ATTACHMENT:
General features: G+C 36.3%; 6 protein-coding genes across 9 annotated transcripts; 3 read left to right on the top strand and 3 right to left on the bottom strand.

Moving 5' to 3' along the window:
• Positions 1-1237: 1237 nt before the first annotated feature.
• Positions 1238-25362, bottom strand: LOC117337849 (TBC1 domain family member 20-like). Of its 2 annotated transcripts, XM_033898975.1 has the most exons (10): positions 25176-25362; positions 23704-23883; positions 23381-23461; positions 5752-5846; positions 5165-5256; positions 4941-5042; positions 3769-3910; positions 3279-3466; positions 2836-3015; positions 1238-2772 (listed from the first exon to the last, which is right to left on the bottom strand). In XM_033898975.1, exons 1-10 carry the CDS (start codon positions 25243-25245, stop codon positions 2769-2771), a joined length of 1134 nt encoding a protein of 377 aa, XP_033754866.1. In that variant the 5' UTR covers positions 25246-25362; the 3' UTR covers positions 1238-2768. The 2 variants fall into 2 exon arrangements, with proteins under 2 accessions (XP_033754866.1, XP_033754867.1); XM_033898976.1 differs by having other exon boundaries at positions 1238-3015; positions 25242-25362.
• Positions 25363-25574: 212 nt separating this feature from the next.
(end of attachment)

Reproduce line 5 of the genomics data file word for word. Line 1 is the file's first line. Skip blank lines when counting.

• Positions 25363-25574: 212 nt separating this feature from the next.